Virtual machines represent an entire server with all of the associated software and maintenance concerns. Docker containers provide application isolation and can be configured with minimum run-time environments. In a Docker container, the kernel and parts of the operating system infrastructure are shared. For the virtual machine, a full operating system must be included.
You can create or destroy containers quickly and easily. Virtual Machines require full installations and require more computing resources to execute.
Containers are lightweight, therefore, more containers than virtual machines can run simultaneously on a host machine.
Containers share resources efficiently. Virtual machines are isolated. Therefore multiple variations of an application running in containers are also able to be very lightweight. For example, shared binaries are not duplicated on the system.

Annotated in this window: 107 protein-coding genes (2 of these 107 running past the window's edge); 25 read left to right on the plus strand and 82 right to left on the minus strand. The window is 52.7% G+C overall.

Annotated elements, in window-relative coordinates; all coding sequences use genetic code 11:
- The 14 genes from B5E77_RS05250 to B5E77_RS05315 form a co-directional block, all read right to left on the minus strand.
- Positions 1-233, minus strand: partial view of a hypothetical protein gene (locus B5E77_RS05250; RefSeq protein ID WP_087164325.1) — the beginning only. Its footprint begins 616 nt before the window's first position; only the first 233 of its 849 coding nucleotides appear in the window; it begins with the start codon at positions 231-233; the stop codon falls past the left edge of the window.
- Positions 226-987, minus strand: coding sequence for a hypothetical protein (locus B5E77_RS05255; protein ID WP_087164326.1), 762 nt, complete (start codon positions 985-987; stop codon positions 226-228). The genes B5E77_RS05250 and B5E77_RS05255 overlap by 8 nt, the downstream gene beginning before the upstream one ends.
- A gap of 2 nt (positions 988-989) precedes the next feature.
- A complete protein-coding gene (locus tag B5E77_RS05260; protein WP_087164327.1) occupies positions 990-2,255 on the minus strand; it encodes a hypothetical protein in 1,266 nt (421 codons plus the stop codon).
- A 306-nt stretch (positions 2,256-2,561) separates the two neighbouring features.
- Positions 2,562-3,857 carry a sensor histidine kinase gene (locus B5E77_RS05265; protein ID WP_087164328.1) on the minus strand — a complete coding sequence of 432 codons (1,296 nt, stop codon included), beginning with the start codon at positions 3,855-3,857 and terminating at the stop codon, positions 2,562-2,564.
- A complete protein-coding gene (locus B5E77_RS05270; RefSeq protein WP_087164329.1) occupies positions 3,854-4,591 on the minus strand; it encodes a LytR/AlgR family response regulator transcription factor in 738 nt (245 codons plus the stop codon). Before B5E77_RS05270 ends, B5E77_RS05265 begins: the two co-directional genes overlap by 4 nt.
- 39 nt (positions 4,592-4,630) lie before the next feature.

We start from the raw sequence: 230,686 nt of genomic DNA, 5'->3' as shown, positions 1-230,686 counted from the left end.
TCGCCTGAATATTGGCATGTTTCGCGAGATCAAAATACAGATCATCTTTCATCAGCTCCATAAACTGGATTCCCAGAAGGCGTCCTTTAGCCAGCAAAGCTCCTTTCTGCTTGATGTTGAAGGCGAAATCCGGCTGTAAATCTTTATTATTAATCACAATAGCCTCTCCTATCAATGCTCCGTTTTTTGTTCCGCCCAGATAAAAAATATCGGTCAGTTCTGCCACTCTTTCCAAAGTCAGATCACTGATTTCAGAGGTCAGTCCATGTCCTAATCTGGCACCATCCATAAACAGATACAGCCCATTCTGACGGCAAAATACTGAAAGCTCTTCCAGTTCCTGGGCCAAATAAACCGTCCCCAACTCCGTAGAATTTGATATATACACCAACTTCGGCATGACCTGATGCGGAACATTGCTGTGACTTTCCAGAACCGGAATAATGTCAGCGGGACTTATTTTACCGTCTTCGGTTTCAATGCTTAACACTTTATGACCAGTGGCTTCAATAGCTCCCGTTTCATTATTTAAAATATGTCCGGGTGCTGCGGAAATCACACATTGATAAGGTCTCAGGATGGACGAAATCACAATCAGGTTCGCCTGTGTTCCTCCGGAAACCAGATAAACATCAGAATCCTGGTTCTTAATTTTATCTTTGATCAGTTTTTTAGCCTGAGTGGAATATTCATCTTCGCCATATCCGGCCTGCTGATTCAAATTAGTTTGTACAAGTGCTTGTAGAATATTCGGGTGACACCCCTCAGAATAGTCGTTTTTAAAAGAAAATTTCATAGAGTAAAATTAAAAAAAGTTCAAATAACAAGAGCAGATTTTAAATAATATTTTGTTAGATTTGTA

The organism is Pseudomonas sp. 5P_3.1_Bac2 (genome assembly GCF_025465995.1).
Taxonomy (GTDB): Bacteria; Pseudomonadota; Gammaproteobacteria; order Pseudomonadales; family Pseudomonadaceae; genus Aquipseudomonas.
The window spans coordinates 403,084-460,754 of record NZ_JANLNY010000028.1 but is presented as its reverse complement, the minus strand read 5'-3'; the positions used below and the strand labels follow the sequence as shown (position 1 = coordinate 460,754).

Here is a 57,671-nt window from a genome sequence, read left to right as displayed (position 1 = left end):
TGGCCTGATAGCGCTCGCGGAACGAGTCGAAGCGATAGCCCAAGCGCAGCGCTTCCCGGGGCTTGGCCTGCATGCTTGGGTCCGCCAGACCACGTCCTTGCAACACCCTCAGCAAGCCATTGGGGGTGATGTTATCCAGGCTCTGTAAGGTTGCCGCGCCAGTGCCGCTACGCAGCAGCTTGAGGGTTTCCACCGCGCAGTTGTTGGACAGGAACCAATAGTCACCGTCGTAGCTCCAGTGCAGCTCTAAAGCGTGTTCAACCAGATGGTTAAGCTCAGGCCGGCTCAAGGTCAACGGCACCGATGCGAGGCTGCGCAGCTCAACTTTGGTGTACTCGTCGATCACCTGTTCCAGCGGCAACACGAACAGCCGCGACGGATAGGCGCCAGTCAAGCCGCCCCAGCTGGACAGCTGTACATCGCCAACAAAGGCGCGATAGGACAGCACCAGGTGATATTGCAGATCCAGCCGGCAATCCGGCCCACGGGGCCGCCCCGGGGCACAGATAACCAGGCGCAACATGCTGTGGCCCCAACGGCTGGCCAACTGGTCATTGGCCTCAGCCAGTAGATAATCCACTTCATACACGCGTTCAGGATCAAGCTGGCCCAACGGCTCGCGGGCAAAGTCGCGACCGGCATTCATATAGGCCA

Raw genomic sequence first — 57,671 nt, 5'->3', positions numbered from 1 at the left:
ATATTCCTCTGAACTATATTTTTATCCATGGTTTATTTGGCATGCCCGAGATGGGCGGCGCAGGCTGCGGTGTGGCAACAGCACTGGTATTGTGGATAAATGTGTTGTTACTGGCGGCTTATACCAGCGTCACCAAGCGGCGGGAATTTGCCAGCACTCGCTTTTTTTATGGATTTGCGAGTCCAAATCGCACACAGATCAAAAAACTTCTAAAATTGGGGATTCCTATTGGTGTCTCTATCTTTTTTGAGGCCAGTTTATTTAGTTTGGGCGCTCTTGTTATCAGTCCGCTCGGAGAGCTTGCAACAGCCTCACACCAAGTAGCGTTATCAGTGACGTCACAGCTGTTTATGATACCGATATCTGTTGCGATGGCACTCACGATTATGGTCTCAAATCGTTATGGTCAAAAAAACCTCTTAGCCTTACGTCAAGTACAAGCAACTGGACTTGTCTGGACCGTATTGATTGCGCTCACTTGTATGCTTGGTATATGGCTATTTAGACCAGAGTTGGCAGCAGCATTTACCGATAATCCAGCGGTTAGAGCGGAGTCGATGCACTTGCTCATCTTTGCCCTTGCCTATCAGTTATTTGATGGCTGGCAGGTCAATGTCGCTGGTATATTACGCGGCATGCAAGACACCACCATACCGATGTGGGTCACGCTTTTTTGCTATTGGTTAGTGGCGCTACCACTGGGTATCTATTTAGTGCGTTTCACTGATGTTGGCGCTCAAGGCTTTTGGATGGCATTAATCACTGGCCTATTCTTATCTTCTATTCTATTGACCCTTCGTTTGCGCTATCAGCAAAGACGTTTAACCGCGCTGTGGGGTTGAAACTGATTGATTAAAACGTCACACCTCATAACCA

Virtual machines can be migrated while still executing, however containers cannot be migrated while executing and must be stopped before moving from host machine to host machine.
Containers do not replace virtual machines for all use cases. Careful evaluation is still required to determine what is best for your application.
The Docker FAQ
contains more information about Linux Containers, Docker, subscriptions and support.